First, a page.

A typical range of white blood cells in healthy adults is 4,500 to 11,000 neutrophils per microliter. Any value above 11,000 neutrophils per microliter is considered a high white blood cell count (leukocytosis). During pregnancy, the white blood cell count usually increases to a range of 13,200 to 15,900 neutrophils per microliter. Most of the increased white blood cells in the bloodstream are neutrophils.

After a vaginal delivery, the WBC count drops to about 12,620 neutrophils per microliter. The value after a cesarean section (C-section) is about 12,710 neutrophils per microliter. 

Newborns also have higher WBC counts than most healthy adults. A typical range for a newborn baby is 13,000 to 38,000 neutrophils per microliter. A normal range for a 2-week-old is 5,000 to 20,000 neutrophils per microliter. The number of white blood cells in the blood decrease throughout childhood until it reaches a normal adult range of 4,500 to 1,000 neutrophils per microliter.

Medications

Medications that can raise the WBC count include:

Symptoms of a High WBC Count When Pregnant

It is normal to have a high white blood cell count during pregnancy. There are usually no signs or symptoms that can be felt or detected.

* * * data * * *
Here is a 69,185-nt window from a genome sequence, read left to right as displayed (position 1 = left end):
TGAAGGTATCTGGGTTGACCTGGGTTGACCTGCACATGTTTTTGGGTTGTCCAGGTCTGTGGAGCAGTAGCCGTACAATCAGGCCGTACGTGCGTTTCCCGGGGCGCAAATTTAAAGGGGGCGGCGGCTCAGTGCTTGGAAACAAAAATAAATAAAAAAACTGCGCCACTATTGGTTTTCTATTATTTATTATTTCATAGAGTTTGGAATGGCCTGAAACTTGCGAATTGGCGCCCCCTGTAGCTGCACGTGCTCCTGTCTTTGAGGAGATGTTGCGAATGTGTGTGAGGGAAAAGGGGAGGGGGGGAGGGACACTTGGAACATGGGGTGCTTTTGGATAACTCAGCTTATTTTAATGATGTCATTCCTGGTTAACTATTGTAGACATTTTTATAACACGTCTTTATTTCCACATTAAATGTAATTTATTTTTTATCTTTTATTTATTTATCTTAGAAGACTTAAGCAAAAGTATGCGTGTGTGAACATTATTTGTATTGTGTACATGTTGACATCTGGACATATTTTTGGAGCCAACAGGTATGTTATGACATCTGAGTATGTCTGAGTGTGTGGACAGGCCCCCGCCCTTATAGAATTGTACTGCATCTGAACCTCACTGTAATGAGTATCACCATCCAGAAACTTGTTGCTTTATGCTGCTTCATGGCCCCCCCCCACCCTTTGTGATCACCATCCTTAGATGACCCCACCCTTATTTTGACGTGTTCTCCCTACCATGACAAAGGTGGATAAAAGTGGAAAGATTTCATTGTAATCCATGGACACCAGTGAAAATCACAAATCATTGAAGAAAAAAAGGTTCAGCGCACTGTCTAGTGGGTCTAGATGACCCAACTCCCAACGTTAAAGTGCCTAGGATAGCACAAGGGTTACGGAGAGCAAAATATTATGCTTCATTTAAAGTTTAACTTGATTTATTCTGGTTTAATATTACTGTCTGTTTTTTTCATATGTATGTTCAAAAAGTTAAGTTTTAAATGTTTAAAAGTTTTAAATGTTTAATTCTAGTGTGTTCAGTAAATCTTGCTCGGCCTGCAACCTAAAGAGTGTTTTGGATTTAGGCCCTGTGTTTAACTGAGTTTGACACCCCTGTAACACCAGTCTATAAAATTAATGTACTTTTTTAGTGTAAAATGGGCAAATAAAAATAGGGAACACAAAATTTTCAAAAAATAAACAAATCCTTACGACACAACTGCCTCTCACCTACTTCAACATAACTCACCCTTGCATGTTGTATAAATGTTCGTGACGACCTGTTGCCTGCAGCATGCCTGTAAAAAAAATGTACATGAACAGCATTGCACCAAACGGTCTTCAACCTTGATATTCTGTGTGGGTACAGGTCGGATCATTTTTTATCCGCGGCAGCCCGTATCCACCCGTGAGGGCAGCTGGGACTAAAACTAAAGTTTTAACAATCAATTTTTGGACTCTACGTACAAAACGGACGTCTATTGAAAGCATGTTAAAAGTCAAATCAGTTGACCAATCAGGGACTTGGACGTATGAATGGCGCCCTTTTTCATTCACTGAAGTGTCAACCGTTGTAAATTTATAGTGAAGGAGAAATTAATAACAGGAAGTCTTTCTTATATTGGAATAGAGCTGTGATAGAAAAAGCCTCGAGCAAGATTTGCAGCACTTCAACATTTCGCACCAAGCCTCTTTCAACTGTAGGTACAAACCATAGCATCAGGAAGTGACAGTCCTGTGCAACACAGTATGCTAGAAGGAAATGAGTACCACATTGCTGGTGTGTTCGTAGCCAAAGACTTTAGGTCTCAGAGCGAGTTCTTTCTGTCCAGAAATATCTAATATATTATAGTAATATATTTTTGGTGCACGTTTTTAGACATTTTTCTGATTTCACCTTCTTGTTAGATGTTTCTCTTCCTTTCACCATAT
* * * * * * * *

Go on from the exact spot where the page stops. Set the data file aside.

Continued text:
Signs and symptoms of an elevated WBC count in nonpregnant adults may include:

  • Fever
  • Swelling
  • Bruising
  • Bleeding
  • Fatigue
  • Weakness
  • Night sweats 
  • Unintentional weight loss 

When to Seek Treatment

Many pregnant individuals experience more white blood cells during their pregnancies. It’s important to note that the WBC count can also be elevated for other reasons. Serious conditions, such as certain malignancies, may increase the WBC count. 

Signs of a serious condition may include:

  • Fever
  • New-onset pain
  • Severe fatigue 
  • Night sweats
  • Easy bruising or bleeding 
  • Any weight loss 
  • Breathing difficulties 

An increased neutrophil count during pregnancy may also be linked to gestational diabetes. There are usually no signs or symptoms to look for with this condition. It’s important to receive regular prenatal care so your healthcare provider can detect pregnancy complications as soon as possible.